Moscow mayor opens culture center

  • 2004-06-03
  • By TBT staff
RIGA - Moscow Mayor Yuri Luzhkov visited Latvia on May 28 - 29 to open the much-anticipated Moscow Culture and Business Center and continue bilateral investment relations with the Riga city administration.

The outspoken Moscow mayor's visit coincided with the week-long Moscow Days festival in the Latvian capital, the highlight of which was the opening of the $6.8 million Moscow center in the former Railway Workers Culture House on Caka Street, just a stone's throw from the central train station.
The reconstruction and furnishing of the lavish center was financed by the Moscow city government, which wants to use the center to promote city-to-city relations between the capitals.
Luzhkov was last in Riga in November 2002, which at the time represented a thaw in Latvian-Russian relations. This time he brought along several Russian MPs and dozens of Moscow businessmen to look into possible business projects and investment opportunities in the Latvian capital.
Latvian and Russian officials also participated in a forum discussion on economic cooperation in science, industry and infrastructure development.
Speaking to reporters, Luzhkov praised cooperation between the Latvian and Russian capitals and said that relations between the two countries should be promoted.
However, there were significant obstacles remaining before establishing normal relations.
"As I see it these difficulties are mainly related to two issues - the attitude to noncitizens and the right of many youths to continue learning in their native tongue. The problems will remain until these issues are solved. These issues are causing complications both in Russia and in Latvia," Luzhkov said.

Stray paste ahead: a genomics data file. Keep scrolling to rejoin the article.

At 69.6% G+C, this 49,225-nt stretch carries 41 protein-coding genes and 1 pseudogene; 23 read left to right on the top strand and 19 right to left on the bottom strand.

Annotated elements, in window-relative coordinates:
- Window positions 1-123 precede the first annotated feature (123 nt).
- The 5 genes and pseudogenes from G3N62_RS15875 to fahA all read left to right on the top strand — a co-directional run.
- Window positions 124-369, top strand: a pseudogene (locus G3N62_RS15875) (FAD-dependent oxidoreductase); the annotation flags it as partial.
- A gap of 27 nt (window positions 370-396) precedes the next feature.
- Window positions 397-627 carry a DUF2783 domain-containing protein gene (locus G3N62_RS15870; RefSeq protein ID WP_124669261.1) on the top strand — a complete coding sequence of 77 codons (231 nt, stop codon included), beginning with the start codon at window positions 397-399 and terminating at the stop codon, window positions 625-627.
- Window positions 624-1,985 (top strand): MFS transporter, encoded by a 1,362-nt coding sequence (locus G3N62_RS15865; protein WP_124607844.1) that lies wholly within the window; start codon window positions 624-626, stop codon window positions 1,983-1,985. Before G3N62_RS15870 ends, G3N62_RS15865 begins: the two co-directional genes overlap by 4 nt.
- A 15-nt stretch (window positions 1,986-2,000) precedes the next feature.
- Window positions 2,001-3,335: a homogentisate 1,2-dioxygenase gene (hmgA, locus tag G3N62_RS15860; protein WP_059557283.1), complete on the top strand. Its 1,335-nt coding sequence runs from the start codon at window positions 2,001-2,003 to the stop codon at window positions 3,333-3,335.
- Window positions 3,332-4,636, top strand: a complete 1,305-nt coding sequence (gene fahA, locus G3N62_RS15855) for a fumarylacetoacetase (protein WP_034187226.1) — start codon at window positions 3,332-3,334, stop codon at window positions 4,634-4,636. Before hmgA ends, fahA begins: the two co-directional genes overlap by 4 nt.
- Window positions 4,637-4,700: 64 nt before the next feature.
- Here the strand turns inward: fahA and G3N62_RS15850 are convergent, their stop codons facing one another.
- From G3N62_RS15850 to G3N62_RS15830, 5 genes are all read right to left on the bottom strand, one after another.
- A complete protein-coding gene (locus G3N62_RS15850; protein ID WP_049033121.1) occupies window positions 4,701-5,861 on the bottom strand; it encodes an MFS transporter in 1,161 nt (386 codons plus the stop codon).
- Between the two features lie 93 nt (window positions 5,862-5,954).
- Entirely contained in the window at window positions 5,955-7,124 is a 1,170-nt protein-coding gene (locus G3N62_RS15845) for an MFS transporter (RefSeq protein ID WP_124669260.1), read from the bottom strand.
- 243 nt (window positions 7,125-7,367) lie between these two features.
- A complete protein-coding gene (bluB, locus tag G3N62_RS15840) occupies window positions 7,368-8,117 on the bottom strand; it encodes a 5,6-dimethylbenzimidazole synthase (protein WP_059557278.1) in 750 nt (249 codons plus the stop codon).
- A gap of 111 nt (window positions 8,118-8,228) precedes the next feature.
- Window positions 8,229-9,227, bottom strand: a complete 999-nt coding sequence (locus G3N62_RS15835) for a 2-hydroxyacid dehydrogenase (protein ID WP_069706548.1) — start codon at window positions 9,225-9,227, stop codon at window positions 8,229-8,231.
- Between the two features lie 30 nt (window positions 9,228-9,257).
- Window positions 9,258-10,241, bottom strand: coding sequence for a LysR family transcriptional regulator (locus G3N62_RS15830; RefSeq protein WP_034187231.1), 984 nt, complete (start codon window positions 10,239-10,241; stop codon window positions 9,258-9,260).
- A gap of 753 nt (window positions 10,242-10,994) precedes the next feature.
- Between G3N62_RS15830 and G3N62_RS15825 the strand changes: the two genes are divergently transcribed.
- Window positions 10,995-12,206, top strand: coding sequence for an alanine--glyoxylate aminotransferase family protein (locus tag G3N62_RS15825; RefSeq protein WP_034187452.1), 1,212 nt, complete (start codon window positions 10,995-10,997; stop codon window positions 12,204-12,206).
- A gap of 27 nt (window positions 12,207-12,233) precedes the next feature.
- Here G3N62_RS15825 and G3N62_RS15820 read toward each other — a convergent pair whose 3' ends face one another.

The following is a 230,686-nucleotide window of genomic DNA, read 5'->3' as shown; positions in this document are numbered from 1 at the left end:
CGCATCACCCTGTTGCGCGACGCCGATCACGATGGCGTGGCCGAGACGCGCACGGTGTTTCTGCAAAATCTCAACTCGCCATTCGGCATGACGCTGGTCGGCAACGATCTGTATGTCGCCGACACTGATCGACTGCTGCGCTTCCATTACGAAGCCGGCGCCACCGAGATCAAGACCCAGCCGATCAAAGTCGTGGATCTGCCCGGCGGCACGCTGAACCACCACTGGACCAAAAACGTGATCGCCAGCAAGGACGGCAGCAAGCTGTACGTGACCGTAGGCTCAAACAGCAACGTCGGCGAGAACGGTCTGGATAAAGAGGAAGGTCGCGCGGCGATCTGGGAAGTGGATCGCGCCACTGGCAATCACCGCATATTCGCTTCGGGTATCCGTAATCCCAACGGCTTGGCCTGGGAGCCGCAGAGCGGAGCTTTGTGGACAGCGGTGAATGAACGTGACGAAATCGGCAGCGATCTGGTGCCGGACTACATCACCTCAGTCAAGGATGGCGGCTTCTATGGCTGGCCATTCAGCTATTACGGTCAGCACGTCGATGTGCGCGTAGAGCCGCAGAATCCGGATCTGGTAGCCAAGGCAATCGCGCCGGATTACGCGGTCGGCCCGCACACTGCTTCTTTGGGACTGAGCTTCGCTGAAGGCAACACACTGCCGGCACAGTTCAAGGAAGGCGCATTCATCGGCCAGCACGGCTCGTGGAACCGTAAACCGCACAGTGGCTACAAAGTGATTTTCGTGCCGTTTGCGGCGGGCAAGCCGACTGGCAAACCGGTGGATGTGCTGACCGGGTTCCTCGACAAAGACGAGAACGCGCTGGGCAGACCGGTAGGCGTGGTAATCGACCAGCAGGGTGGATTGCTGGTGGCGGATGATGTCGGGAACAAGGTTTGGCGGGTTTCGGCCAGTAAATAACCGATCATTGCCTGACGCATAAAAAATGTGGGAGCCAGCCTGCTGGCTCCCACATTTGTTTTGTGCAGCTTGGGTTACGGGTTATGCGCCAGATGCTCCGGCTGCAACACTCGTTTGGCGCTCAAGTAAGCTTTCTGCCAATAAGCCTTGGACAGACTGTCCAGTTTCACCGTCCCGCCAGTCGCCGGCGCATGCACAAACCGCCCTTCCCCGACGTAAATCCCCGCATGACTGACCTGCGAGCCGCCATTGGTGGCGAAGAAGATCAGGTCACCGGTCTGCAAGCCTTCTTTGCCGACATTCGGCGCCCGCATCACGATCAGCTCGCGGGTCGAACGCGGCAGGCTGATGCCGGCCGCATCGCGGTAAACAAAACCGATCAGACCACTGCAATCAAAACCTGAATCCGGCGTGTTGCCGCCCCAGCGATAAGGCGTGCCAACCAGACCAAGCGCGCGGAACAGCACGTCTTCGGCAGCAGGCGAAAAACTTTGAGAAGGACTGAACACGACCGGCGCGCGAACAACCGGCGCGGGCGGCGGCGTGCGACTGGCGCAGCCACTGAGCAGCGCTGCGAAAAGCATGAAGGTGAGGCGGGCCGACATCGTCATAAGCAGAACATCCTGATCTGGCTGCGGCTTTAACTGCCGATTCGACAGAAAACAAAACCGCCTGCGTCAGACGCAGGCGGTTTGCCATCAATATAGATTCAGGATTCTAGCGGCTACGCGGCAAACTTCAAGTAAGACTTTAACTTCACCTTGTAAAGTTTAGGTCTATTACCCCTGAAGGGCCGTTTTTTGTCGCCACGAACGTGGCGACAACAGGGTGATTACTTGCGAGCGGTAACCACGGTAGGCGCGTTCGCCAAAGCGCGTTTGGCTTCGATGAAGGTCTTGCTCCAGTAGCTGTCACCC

Riga Mayor Gundars Bojars said that the biggest problem in mutual relations between Latvia and Russia was the lack of dialogue, and he hinted that the federal governments should follow the mayors' lead.
"For example, our opinion does not always coincide with Luzhkov's on various matters, but at least we try to talk," said Bojars.
Neither President Vaira Vike-Freiberga nor Prime Minister Indulis Emsis met with Luzhkov, which the latter perceived as an unnecessary cold shoulder.
"I was not set to discuss any horrible issues with him [Emsis] but just call to a dialogue on issues that are of interest for Latvia as well," the mayor told reporters on May 30.
Luzhkov stressed that after the collapse of the Soviet Union 48 million of his compatriots were left outside Russia's borders. "Russia's task is to support compatriots both morally and materially, helping them to acquire an education," he said.
When asked about his impressions of Latvia, Luzhkov said, "I am an emotional person, and I felt clearly two different polar attitudes. It was very polar, the residents of Riga, citizens and noncitizens - although I don't know what a 'noncitizen' is - and even the press was very positive to me, but the attitude of the Latvian government was opposite. I believe it can be amended gradually."